I attended a wonderful conference on brief therapy a couple of years ago and concentrated on the folks who were presenting about marital/couples therapy. Thus inspired, I had dinner with an old friend and his second wife (also, now, a dear friend). Their union was very connected and sweet, and definitely had benefited from years of work. (They say a good marriage is work and whoever “they” are, you’d best believe them.) I had listened to my friend describe his first marriage and a mismatch which had produced his beloved daughter. The way he described the relationship, I had to come away with the belief that it was a good thing he had gotten divorce. So over dinner, I regaled him with my new-found commitment to the idea that any marriage can be saved and that divorce is an avoidable trauma – necessary only in cases of abuse (emotional, physical, sexual). My dear friend looked at me like I was nuts. He assured me that his first marriage would have resulted in years of despair for (probably) his wife and (certainly) for him. They were young. They were mis-matched.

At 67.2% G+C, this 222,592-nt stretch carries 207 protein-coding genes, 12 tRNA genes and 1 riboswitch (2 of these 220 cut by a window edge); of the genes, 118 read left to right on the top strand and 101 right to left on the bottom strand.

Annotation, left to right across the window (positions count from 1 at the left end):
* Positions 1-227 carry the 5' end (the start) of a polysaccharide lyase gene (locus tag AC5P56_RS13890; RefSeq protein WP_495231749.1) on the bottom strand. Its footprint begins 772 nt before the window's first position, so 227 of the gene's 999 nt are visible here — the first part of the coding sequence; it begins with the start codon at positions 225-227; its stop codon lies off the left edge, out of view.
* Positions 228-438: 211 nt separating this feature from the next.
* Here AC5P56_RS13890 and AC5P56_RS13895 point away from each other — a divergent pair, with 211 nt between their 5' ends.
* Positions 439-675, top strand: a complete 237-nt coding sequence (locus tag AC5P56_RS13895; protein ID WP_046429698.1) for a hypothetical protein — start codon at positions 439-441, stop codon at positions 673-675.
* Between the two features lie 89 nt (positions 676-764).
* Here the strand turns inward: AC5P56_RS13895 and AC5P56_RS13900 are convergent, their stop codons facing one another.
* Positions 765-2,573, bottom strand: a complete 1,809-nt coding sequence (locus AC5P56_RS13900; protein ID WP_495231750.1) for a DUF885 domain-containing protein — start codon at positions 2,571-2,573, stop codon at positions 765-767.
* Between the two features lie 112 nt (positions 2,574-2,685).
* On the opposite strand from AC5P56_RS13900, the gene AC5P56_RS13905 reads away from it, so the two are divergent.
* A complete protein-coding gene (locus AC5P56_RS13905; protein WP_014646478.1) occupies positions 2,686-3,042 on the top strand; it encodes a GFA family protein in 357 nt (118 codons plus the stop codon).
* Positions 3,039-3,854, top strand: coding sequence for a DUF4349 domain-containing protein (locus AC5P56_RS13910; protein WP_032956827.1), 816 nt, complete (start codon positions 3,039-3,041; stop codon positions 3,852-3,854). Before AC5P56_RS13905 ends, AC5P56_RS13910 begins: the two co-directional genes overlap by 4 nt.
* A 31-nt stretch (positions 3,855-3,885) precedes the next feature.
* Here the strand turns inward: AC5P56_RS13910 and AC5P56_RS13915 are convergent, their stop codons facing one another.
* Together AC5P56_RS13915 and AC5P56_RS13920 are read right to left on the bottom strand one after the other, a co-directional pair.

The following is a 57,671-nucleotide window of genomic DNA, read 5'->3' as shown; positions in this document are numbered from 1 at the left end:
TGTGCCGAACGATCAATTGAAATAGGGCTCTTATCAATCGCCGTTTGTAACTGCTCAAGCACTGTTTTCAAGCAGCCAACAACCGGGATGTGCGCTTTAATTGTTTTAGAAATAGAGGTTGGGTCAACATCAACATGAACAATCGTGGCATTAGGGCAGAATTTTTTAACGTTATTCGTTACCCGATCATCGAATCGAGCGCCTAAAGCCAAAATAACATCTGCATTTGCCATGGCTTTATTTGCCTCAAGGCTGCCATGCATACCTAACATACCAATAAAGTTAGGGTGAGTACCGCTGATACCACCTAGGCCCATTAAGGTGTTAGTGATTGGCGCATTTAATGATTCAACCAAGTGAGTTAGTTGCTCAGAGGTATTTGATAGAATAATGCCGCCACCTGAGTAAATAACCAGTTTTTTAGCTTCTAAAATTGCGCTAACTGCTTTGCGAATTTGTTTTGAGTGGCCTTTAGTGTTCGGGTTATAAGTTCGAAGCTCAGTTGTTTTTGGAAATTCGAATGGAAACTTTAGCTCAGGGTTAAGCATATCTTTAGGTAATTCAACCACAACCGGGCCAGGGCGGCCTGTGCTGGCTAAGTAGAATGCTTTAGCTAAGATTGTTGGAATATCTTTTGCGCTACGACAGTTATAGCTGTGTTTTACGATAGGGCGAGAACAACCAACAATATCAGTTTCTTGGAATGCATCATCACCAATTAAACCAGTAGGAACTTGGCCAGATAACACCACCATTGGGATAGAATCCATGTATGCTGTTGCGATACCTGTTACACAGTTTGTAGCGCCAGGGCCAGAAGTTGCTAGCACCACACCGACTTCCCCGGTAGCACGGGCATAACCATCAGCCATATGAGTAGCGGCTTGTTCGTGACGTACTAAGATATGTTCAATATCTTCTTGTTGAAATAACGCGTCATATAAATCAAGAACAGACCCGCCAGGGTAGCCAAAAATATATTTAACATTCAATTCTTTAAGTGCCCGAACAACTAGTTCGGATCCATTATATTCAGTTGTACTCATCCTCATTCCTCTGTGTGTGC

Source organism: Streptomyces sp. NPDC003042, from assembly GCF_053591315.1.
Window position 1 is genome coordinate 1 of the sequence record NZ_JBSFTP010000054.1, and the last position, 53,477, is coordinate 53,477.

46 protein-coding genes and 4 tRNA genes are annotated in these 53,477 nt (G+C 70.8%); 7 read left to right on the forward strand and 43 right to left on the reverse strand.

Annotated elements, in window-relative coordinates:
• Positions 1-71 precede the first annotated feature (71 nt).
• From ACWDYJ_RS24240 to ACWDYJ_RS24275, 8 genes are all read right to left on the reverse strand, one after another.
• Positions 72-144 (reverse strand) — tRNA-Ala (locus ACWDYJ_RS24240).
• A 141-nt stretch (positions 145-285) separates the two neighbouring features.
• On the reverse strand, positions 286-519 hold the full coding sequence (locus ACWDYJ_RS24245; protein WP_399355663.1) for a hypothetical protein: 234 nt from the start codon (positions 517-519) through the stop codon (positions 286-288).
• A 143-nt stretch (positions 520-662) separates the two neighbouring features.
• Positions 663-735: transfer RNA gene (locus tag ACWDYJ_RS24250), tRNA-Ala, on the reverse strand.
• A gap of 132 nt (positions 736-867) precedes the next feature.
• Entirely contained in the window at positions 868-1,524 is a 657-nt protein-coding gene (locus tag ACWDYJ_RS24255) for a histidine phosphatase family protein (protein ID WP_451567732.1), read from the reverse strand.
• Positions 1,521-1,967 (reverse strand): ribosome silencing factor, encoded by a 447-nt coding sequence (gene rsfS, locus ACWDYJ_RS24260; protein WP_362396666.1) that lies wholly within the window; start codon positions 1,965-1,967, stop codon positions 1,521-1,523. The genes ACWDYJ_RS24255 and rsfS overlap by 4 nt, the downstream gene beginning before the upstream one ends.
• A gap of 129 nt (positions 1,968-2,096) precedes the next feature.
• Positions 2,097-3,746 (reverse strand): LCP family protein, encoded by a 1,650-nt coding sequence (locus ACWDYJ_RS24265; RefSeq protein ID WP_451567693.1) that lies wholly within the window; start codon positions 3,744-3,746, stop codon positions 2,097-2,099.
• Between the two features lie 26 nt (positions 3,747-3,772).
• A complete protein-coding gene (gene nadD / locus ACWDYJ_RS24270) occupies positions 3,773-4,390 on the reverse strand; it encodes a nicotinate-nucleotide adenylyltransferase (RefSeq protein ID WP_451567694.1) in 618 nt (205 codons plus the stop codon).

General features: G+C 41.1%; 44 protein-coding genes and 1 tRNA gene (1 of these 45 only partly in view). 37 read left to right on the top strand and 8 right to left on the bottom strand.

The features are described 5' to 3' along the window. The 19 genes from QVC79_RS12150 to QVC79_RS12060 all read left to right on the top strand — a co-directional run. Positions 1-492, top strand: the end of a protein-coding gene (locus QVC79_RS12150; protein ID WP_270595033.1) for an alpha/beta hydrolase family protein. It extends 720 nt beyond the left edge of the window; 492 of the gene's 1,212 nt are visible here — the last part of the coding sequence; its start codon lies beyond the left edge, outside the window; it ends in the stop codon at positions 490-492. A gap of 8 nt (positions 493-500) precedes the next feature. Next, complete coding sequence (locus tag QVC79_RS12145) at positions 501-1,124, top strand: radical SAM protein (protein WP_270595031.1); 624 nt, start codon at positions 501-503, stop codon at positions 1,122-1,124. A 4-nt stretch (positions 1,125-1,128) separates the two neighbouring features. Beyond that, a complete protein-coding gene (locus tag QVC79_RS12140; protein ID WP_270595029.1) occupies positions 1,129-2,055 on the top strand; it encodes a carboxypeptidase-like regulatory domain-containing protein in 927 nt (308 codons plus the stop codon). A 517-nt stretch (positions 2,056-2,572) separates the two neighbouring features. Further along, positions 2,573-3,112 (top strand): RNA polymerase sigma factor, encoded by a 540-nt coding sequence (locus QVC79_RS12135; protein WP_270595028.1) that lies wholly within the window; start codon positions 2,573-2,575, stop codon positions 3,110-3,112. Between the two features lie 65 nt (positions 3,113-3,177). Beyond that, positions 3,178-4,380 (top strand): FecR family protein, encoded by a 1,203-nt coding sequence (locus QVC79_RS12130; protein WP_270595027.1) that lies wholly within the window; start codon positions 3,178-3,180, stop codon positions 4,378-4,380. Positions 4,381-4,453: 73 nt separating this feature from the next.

In my years of helping people disentangle from painful marriages, I know very well that for one partner, the time comes that their emotional commitment to the marriage is simply gone. At some point there is no reviving a person’s commitment to a marriage. That person knows that the marriage is over in their heart. It is a very painful truth.
While it is definitely possible to stop this erosion of emotional commitment to a marriage before that line is crossed – once that last step is taken my observation from years of working with divorcing people is – there’s not going back. Sadly – wrenchingly – it’s over. There comes a time when our energies need to shift from holding onto a marriage that has emotionally ended for one person to recovering emotionally from the grief and loss of this transition and finding a new path that will, over time, bring fulfillment and love.